May 30/03 -
It is a marvelous time to be a New Jersey Devils fan. For anyone else, the 2003 Stanley Cup Final is a flaccid and uninspired conclusion to a decent NHL season.
The hope was that Anaheim's goalie, J.S. Giguere, might keep the series close. But his play has slipped from unbelievable to merely good, leaving his fellow Ducks exposed as just another hockey team.
There is a grim fascination in seeing the Not-So-Mighty Ducks crushed under the New Jersey jackboot. But there is little excitement, and after two games there is little doubt about the outcome. So it was no surprise to see the NHL's so-called "showcase series" upstaged by Patrick Roy's retirement announcement, easily the biggest hockey story of the past week.
The Devils are full value for their championship run, without a doubt, and it is nice to see them filling their arena for a change. But their patented conservative style is unlikely to gain them any new fans. Stanley Cup hockey tends to reward those who stress discipline and patience over speed and improvisation. "Offense wins compliments, defense wins championships," goes the old saw, and never is this more true than on the rinks of April, May and June. The result is often an exciting playoff tournament that loses steam as it nears what is supposed to be its climax. (It doesn't help that overachieving teams like the Ducks routinely collapse in the championship series.)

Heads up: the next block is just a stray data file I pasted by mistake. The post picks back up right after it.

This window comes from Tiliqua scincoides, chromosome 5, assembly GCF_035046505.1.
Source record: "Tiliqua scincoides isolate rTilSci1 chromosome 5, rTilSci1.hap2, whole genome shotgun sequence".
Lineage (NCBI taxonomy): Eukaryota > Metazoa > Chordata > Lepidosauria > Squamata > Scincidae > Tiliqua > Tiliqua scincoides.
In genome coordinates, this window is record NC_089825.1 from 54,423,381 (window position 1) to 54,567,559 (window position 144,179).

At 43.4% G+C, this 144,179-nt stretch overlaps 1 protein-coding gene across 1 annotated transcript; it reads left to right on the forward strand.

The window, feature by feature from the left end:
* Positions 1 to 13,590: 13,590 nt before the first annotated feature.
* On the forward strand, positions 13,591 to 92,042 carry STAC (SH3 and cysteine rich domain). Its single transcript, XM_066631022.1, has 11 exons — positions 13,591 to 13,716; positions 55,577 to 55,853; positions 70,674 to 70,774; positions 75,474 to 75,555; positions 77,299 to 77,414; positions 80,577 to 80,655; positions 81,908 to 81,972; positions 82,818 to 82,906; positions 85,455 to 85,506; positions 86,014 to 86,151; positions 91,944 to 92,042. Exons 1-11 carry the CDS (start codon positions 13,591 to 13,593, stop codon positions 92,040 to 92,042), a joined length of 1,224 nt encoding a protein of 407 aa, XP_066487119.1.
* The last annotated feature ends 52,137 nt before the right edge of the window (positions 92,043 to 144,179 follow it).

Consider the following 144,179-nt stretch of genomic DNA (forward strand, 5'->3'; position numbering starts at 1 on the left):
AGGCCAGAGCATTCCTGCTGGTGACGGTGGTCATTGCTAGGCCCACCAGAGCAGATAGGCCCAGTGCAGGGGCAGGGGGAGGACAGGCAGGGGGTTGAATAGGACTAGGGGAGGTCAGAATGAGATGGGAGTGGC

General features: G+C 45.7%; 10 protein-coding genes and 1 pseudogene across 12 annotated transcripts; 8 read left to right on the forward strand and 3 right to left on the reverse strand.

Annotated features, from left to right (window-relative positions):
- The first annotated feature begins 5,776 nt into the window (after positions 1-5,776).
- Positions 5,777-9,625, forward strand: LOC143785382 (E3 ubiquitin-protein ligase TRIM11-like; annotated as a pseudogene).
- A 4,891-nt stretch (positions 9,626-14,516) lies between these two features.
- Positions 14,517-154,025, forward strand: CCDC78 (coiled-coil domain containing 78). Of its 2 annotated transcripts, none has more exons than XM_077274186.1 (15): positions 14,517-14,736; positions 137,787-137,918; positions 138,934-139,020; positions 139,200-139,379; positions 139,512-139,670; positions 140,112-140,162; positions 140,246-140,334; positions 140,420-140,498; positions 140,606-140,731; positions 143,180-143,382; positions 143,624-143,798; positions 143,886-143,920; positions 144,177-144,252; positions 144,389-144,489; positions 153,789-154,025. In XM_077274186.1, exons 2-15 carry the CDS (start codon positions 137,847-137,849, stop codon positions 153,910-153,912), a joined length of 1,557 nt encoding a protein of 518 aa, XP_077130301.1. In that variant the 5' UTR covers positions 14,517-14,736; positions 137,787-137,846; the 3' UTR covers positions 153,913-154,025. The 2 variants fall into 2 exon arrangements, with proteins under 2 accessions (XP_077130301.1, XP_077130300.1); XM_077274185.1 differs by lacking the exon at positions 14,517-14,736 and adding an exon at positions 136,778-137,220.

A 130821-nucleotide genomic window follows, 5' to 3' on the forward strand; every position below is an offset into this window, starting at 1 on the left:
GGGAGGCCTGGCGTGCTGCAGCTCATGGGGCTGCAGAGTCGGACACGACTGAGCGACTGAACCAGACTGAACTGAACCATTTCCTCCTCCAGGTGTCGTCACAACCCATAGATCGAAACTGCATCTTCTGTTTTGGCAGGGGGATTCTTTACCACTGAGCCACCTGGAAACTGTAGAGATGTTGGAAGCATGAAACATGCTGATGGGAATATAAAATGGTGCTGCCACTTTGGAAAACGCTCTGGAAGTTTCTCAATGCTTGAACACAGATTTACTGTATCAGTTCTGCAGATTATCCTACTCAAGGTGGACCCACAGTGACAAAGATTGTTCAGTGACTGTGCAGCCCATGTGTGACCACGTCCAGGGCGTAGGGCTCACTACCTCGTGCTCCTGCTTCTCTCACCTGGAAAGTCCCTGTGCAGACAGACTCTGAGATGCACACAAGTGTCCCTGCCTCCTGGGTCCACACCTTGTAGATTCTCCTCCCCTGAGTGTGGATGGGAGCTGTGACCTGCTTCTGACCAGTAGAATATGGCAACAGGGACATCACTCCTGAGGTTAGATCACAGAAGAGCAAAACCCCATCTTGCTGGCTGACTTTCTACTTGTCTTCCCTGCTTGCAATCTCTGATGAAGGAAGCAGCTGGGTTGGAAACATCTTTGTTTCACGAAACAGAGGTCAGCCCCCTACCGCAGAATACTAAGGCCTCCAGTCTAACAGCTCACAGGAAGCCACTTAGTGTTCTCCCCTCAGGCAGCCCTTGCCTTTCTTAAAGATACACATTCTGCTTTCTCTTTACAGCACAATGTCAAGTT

The solution, according to just about everyone who works for a newspaper, is to change the rules and practices of the game to produce more scoring. Contributing to the debate, NHL Commissioner Gary Bettman mused this week that perhaps it is time to increase the size of the nets. This is a familiar political ploy: When everyone is clamoring for change, put them on the defensive by proposing the most radical, ludicrous change imaginable. Bettman and his employers have no intention to bring in bigger nets. They just want to turn the tables on the reformers.
NHL hockey is a lot healthier than its critics make it out to be. But all games evolve, and defensive parries like Bettman's do not help hockeys evolutionary process. At this point, it is hard to imagine how any real hockey fan could be opposed to a few simple changes, like a noticeable reduction in the size of goalie pads or the elimination of the center ice red line.
More on the Stanley Cup Finals:
Season of Change